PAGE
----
"This book is a contribution to the history of Palestinian Jewish Christianity in the New Testament Period."
At least a subtitle such as "A Contribution to the History of Jewish Christianity in the New Testament" would have revealed the central importance of this work.
Only recently have I had occasion to read parts of the book and I am again, as I have so many times by Bauckham's work, struck by the clarity of his conclusions based on detailed research of primary source material.
In the book he studies Jewish Christianity in the NT by considering three topics: (1) the significance of Jesus' family (excluding James) in the early church, (2) the book of Jude and (3) Luke's genealogy. While it is not apparent at least at first how the third point relates to the first two, Bauckham sees Luke's genealogy as offering evidence--along with the letter of Jude--of the theological character of the Christianity of the relatives of Jesus and their circle in the first generation of the church. He has reason to connect the genealogy and the family of Jesus because of the statement by Justin Africanus found in Eusebius' EH 1.7.14 about Jesus relatives referred to as the desposynoi ("those who belong to the master"):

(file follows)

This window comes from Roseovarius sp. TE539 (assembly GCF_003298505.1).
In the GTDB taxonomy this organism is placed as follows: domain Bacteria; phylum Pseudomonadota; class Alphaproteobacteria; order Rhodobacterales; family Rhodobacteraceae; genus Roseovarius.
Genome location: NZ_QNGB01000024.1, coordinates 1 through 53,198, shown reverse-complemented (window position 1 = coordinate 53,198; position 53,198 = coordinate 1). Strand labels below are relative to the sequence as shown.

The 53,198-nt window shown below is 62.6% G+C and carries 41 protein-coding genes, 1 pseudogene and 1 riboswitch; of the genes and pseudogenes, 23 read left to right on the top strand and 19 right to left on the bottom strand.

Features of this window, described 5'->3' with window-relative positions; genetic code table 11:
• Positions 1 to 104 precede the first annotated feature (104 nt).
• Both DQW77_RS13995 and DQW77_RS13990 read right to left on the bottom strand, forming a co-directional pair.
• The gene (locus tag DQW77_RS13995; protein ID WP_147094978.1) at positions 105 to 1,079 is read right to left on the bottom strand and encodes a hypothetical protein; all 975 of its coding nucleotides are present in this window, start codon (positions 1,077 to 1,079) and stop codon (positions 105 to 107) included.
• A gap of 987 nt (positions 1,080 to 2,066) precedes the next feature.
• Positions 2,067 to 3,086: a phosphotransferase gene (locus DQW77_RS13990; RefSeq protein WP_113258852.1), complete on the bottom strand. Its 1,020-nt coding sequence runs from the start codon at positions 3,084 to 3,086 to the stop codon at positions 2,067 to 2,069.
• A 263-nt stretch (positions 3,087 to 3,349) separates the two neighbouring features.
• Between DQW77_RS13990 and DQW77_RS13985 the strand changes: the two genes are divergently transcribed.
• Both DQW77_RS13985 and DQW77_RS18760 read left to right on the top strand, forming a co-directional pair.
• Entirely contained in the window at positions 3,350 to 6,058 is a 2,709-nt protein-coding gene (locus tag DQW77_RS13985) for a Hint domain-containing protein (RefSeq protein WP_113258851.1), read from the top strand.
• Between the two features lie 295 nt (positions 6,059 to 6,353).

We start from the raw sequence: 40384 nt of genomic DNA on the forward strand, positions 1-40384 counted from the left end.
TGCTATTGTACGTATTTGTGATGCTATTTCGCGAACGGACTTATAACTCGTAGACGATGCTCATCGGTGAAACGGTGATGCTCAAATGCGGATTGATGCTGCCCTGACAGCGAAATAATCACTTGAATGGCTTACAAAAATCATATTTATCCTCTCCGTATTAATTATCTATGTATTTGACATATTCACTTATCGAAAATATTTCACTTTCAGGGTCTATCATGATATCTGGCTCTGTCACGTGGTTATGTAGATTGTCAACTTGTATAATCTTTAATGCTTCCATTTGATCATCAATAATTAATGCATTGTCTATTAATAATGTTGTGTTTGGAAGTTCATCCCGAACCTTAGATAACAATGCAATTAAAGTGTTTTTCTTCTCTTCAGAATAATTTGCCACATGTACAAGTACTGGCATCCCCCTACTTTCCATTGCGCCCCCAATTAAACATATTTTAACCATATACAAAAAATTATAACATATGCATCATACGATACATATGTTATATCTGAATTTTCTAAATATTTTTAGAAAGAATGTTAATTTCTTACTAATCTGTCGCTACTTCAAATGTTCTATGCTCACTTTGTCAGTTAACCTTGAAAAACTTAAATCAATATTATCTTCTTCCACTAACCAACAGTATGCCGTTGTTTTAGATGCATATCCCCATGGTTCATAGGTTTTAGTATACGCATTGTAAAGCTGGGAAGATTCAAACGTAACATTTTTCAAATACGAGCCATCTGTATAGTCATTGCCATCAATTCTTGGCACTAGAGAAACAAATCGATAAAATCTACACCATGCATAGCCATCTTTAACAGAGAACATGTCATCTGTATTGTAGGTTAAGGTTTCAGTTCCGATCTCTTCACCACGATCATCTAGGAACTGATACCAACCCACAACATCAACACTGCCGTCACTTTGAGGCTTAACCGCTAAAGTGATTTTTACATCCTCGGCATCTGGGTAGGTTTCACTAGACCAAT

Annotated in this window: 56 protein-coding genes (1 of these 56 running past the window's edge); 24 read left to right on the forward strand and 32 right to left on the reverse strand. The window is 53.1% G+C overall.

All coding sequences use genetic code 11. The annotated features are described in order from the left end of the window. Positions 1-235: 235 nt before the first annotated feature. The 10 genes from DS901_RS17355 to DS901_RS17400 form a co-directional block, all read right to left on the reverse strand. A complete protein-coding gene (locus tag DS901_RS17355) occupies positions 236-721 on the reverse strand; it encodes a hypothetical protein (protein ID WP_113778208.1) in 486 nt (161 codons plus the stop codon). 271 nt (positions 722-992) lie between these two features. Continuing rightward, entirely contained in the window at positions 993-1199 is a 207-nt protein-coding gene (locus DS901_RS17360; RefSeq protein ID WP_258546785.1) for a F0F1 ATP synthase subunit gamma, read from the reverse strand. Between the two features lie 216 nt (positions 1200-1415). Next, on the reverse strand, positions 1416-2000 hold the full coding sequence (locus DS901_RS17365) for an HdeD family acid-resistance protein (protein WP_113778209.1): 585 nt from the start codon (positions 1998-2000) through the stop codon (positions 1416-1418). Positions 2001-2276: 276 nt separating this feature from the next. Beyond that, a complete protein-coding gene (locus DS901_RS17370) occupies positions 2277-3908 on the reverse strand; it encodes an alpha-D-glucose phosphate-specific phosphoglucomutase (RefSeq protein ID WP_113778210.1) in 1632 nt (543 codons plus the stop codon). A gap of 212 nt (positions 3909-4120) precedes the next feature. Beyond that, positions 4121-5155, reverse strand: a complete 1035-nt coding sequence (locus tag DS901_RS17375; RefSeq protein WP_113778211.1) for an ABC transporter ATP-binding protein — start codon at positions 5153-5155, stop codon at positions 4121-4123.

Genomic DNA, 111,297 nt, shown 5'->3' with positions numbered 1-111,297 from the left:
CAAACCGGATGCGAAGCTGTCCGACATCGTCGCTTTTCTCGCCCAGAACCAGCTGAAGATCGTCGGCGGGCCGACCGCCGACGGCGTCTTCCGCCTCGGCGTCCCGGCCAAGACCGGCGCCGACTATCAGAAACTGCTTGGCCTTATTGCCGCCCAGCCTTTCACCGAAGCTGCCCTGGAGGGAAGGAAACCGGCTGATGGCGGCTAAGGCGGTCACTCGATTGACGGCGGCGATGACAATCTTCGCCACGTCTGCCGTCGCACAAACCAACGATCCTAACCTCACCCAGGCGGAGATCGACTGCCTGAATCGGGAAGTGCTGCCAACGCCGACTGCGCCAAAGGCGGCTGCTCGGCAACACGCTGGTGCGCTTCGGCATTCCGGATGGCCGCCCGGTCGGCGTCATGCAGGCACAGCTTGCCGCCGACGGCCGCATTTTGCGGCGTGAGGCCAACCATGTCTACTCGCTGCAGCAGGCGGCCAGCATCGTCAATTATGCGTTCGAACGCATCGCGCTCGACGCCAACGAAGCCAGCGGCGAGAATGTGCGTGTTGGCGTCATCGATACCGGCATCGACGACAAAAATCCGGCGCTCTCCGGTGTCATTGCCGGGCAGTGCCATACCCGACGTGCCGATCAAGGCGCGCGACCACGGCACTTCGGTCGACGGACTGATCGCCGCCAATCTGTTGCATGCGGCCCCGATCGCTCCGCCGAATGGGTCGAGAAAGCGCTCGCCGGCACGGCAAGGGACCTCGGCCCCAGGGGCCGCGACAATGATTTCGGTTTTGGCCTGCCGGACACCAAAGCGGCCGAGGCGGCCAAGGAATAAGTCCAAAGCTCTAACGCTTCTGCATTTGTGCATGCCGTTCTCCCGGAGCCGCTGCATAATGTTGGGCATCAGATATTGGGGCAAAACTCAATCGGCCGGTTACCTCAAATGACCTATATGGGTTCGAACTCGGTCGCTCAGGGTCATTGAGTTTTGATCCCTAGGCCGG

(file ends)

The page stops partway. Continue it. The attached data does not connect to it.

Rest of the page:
Most interesting to me at least was his discussion of both the early Jewish Christian mission in Galilee lead by Jesus' relatives from Nazareth/Kokhaba during the first generation of the Jesus movement and the Davidic messianism contained in the Lukan genealogy. Luke's family tree reveals that Jesus' Davidic line runs not through Solomon (as Matthew's does), but through the lesser known son of David, Nathan, who is linked then to Zerubbabel. The genealogy is not Luke's creation and reveals a pre-Lukan traditional genealogy that traced the line from David to Nathan to Zerubbabel.
The striking assertion by Bauckham is that Luke’s genealogy derived from Jesus' family. Thus, as Bauckham avers:
"We must now see the family of Jesus as Davidides, conscious, through family tradition, of the hopes of Davidic restoration which had been cherished in their line since Zerubabbel . . . the tradition may not have been important to Jesus himself, but it was there to be activated and developed when Jesus’ relatives became some of his most convinced and dedicated followers". 
 Bauckham 1990:1, emphasis added.
 Bauckham 1990:61, with my addition.
Bauckham, Richard. 1990. Jude and the Relatives of Jesus in the Early Church. Edinburgh: T & T Clark.